4 out of 4 stars
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When Dr. Nigel Leary is diagnosed with terminal cancer, things begin to go south for him. Hope comes in the form of Ida Inkettle when she waltzes into his office with her father's book on regeneration, intending to get her youthfulness back. Nigel sees the book as a likely cure for his cancer and agrees to go through its content. While the book is in Nigel's possession, his sister visits him in his home, where she enters into a coma under unnatural circumstances. Minutes after this, his little nephew, Caleb, announces that there had been a woman in the room with them (only he could see her apparently) and that she had come to get her book.
Nigel tries to return the book to Ida but finds that she has died of a heart attack. Curiosity and infatuation get the better of him after he finds some old photographs of Ida ranging from her birth to adulthood. In these pictures, there is an ageless nude woman alongside Ida. Thoughts of the naked lady take precedence, and with the help of his assistant, Marian Nicks, and Ida's caretaker, Ollie Cook, Nigel begins a quest to find answers. But nothing could have prepared them for their discoveries.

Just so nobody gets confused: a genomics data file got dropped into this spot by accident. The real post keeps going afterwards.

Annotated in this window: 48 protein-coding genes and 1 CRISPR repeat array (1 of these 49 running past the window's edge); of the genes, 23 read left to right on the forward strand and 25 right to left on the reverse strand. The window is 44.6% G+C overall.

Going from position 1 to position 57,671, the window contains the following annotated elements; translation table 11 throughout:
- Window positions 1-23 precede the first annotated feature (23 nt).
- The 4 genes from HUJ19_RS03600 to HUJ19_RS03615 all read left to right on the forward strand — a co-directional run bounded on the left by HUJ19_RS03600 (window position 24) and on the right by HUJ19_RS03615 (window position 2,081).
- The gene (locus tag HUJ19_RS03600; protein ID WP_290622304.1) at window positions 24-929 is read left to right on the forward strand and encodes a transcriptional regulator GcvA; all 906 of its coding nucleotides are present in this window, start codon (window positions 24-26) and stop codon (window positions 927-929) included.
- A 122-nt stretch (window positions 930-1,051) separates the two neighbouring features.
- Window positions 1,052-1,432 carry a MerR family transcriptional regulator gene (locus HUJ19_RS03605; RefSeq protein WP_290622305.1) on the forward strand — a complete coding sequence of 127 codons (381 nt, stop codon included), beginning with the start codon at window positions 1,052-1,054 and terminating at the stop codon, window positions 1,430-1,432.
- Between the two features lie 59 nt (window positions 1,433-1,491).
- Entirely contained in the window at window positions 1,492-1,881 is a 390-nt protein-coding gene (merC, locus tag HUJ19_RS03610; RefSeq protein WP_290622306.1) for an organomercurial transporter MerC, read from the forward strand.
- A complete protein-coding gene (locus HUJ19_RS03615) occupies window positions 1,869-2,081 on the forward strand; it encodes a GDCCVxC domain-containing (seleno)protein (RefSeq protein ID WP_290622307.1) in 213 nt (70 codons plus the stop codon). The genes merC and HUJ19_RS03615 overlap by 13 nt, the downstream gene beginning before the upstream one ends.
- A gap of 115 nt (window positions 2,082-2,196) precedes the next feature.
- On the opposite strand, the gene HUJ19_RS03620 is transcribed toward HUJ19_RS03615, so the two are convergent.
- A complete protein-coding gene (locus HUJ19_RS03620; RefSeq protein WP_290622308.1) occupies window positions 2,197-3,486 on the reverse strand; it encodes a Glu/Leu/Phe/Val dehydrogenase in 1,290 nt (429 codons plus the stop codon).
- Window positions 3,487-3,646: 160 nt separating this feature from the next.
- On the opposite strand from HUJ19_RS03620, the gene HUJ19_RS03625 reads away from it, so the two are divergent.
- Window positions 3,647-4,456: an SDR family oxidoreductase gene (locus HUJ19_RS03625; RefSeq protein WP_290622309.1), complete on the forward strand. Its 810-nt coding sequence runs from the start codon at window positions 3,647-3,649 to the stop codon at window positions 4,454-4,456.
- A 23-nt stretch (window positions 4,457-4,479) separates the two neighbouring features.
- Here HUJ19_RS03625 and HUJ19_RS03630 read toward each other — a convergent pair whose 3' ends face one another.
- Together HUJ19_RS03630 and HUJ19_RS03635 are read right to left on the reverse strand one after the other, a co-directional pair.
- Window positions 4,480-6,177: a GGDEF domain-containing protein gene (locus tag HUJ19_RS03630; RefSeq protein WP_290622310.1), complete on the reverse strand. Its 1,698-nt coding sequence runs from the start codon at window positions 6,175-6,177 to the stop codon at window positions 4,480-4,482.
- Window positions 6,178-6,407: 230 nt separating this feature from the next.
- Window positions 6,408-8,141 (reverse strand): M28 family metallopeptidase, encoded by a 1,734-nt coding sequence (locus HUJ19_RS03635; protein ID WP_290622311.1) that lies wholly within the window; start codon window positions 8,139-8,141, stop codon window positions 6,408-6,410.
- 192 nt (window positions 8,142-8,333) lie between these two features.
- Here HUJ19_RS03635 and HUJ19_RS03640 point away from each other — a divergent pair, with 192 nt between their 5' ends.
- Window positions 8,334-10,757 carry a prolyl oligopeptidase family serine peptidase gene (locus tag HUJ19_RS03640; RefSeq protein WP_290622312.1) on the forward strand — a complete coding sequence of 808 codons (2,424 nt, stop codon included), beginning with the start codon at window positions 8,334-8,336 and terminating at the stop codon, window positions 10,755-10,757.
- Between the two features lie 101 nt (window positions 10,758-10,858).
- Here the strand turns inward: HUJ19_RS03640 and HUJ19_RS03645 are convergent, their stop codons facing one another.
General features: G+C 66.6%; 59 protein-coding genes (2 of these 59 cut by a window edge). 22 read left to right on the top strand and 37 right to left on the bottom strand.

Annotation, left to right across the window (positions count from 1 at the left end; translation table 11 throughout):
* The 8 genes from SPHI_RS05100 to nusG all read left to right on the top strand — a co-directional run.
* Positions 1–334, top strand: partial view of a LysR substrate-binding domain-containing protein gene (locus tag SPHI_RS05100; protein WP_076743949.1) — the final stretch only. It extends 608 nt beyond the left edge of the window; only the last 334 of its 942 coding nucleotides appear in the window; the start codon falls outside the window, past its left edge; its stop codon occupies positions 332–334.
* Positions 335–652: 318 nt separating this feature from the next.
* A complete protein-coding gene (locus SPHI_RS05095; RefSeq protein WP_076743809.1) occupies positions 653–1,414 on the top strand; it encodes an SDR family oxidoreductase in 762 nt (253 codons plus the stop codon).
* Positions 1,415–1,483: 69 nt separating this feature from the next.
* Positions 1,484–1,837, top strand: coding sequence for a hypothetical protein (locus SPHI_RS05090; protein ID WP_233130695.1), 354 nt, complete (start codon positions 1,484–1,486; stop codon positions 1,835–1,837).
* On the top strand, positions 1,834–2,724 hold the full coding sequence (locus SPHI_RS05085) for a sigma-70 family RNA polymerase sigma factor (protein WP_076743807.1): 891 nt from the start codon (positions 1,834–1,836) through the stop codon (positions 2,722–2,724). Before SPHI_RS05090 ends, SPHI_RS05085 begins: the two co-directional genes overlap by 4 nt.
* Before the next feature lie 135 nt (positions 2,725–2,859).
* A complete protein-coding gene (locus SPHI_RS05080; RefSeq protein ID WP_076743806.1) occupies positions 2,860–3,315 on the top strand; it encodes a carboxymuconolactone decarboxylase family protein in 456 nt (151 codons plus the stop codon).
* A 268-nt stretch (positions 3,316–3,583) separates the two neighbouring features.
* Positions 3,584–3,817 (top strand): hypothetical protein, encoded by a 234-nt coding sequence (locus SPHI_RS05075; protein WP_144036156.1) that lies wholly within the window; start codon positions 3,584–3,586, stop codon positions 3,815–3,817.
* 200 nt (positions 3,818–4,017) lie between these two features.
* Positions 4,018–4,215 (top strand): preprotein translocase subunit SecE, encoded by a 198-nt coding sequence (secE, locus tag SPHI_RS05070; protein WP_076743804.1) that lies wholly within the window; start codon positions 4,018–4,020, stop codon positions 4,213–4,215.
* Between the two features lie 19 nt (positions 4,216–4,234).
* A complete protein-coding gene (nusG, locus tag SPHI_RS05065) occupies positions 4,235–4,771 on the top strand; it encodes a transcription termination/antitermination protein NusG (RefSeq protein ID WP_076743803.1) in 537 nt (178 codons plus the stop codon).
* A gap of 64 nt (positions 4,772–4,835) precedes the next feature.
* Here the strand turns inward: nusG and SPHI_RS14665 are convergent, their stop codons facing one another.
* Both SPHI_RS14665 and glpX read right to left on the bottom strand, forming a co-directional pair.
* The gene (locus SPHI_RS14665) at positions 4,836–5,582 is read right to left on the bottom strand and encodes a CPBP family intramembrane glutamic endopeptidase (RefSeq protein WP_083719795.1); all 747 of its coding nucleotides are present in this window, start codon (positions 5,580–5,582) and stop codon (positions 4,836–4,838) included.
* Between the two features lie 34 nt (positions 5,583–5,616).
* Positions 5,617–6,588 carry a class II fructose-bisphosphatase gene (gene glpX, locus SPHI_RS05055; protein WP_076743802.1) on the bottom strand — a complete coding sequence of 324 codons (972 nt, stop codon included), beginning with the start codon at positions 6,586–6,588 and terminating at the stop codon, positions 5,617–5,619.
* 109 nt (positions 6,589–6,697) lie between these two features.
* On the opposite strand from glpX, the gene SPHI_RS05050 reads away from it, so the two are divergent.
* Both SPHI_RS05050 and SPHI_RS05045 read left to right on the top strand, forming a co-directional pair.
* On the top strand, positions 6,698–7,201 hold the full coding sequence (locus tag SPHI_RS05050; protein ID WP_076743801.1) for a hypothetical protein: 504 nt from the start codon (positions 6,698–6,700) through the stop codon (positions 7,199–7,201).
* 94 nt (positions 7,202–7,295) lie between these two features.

Image by Colin Turner was as exciting as it was spooky. While the central character in this book was Nigel Leary, the story was actually Caleb Mackay (Nigel's nephew) retelling pertinent events from his childhood. This story was meant to draw a connection between Caleb's ghost sightings as a child and the problem he was currently having in his marriage. Thankfully, this was clear from the book's foreword, so I had it in mind as I read the rest of the book.
I enjoyed Turner's writing. It was measured and efficient; the author's word choices made the story feel real and boosted the thrill I got from reading it. As Nigel's adventure unfolded, the plot took a few unexpected turns that kept the story interesting. This book also had the spooky element expected of any good ghost story, but it didn't make it all the way to nerve-shredding horror, which I appreciated. In terms of illustrations in the book, the author added simple pencil sketch drawings of different items before every chapter. Each item added some meaning to the chapter it accompanied. While they weren't central to the plot, I thought this was a nice touch.
There was nothing I disliked about this book. The story was intriguing, and the spookiness was used to good effect. It was also exceptionally well edited, so I rate it 4 out of 4 stars. I recommend it to lovers of novels and movies in the horror and thriller genres.
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